By Allison Hight, 2LJune 2, 2016
The University of Michigan Law School’s Child Welfare Appellate Clinic this spring won three separate victories within the space of a week—victories for individual families that could have far-reaching effects.
“We’ve won cases every year,” said Professor Vivek Sankaran, director of the clinic. “But this year’s victories will have a far bigger impact on the child welfare system.”
The first case, In re D. Gach, overturned a provision of the juvenile code that allowed the state to terminate parental rights on the sole basis of a prior termination. In it, 3-year-old child DG was removed from his mother after he was found, dressed only in a diaper, playing in his front yard alone with two of the family’s pit bulls. No similar incident had ever been reported and the child seemed otherwise well taken care of; he was up to date on his doctor appointments and had never before left the house unsupervised. Yet because his mother, Michelle Gach, previously had her parental rights to two of her other children terminated, Michigan’s Department of Health and Human Services (DHHS) was able to take away DG and terminate her rights.
On appeal, Gach’s attorneys argued that the lower court had erred by terminating her rights on an assumption that was not supported by the record. They also argued that the provision that authorized the state to terminate her rights to DG on the basis of her previous terminations violated the Due Process Clause. The court agreed on both counts.
Shannon Seiferth, a third-year law student who conducted the oral argument for the case, explained that she originally thought that they had little chance of winning. “I did not expect for the Court of Appeals to declare the statute unconstitutional as they did; I think both my supervisor and I thought if we won at all, it would be at the Michigan Supreme Court.” After she found out that they had won the case, Seiferth “was simply elated. I felt very proud that we were able to accomplish this not only for my client, but hopefully make a difference for other parents who have had their rights terminated as well.”
The clinic’s second victory, In re Hicks/Brown, addressed the intersection between disability and child welfare. The client in this case was a cognitively impaired mother who had struggled to care for her daughter and turned her over to DHHS when she was two months old as a result. Before they had done a full psychiatric evaluation and without knowledge of the mother’s low cognitive ability, DHHS referred her to parenting classes, therapy, and GED preparation classes without realizing that such goals were beyond the mother’s ability, according to the mother’s attorneys.
After three years, despite never having provided the mother with proper disability support, the state petitioned for termination, which the lower court granted. On appeal, the court reversed, holding that if the child welfare agency knows of or should know of a parent’s disabilities, it has an affirmative responsibility to ensure that the parent is reasonably accommodated throughout the welfare process. Students Jess Shaffer Weightman and Mallory Andrews handled the case, with Weightman doing the oral argument.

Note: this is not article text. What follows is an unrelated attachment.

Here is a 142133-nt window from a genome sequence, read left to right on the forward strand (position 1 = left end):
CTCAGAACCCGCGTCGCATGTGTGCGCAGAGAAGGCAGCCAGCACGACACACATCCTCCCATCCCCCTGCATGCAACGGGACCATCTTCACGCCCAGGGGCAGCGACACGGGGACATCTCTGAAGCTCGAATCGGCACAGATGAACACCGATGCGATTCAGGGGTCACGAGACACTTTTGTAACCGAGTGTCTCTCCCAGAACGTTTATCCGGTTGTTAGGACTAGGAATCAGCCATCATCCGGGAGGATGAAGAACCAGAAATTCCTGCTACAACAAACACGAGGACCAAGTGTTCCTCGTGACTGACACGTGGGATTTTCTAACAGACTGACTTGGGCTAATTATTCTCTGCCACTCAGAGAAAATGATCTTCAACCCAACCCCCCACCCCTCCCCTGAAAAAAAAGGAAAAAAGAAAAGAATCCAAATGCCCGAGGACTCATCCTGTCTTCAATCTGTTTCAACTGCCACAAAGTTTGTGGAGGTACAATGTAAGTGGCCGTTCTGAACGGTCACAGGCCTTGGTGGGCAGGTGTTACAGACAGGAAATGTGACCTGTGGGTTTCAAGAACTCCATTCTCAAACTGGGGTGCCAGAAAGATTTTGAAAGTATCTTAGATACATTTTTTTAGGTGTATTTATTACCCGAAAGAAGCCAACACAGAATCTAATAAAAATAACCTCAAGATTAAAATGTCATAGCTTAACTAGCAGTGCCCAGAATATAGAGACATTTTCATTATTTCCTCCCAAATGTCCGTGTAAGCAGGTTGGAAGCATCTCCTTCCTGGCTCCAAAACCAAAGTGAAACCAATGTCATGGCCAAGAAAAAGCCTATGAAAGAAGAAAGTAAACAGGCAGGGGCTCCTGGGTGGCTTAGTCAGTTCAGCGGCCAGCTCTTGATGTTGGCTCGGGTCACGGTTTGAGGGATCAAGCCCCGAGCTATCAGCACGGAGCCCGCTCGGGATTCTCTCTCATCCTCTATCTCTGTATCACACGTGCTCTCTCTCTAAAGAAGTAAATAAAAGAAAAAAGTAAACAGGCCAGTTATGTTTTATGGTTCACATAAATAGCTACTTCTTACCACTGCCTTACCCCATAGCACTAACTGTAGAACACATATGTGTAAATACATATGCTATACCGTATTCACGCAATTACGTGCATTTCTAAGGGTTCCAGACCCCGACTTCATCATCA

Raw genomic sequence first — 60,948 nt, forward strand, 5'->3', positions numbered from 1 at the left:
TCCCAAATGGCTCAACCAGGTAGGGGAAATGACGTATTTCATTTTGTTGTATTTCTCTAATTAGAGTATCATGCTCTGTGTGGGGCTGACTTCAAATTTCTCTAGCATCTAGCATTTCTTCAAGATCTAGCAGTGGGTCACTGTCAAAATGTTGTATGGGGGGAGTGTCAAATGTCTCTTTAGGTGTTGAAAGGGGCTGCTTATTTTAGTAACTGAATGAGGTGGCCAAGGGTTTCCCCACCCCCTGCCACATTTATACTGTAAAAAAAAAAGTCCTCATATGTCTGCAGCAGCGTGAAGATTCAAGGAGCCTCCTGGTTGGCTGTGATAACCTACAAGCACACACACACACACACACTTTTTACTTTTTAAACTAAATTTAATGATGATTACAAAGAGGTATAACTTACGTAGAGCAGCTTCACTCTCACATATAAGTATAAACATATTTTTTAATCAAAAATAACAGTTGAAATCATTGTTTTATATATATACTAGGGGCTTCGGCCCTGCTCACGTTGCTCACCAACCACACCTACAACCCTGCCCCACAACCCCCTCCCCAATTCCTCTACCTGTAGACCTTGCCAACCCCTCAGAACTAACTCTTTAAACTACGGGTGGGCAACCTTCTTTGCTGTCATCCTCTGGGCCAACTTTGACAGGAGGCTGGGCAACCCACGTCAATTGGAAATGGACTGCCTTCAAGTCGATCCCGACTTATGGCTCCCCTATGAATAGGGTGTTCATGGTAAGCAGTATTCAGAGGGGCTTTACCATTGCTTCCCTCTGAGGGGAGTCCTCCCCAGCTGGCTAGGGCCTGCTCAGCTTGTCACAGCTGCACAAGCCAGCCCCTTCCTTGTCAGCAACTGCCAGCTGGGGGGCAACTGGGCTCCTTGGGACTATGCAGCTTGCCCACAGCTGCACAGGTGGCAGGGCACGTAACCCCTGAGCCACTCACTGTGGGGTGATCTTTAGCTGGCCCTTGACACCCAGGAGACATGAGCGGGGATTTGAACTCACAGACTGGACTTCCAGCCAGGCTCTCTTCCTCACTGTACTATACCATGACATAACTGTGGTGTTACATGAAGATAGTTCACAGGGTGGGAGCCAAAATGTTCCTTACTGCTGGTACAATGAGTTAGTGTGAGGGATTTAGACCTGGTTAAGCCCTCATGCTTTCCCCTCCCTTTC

The clinic’s final win reaffirmed that an incarcerated parent can provide proper care for a child by arranging for someone else (here, the grandmother) to care for a child during the parent’s sentence. Although the Michigan Court of Appeals has stated this proposition in two prior cases, this one was especially notable because the child had been removed from the grandmother’s home before the time of the hearing. Nonetheless, the court noted that the grandmother could have provided proper care and reversed the termination. Mallory Andrews handled the oral argument in the case, while Tony Byrk and Sarah Johnson drafted the brief.
Although Sankaran directs the clinic and guides the students on the cases, the students do the bulk of the work. “The students handle the cases,” he explained. “They read the transcripts, identify and research the issues, and draft the briefs. They also handle the oral argument. While I supervise their work, they take the lead.”
Seiferth elaborated on what “taking the lead” entails, explaining that before they even received the case transcripts, she and the other students reviewed the case file, began researching how to challenge the constitutionality of the statute, and explored other issues that they could incorporate into the appeal. “Once we had reviewed the transcripts, we began drafting the brief. After that was a pretty constant process of writing, revising, and editing drafts. We filed the brief in early December. In January, we received a response from the other side and filed a reply brief in response to some of those issues.”
Seiferth also described how she prepared for her oral argument in April: “We cycled a few different drafts of an outline and anticipated questions for the oral argument. We ran through three different moots before I argued the case in front of the Michigan Court of Appeals. After each moot I realized ways that my argument might be attacked and reorganized my outline based on the moots we had.”
Sankaran plans to replicate the success of this year’s clinic by having students “continue to write great briefs.” He applauded his students’ hard work on these cases, noting that they “did amazing work and presented the issues in their cases brilliantly.”
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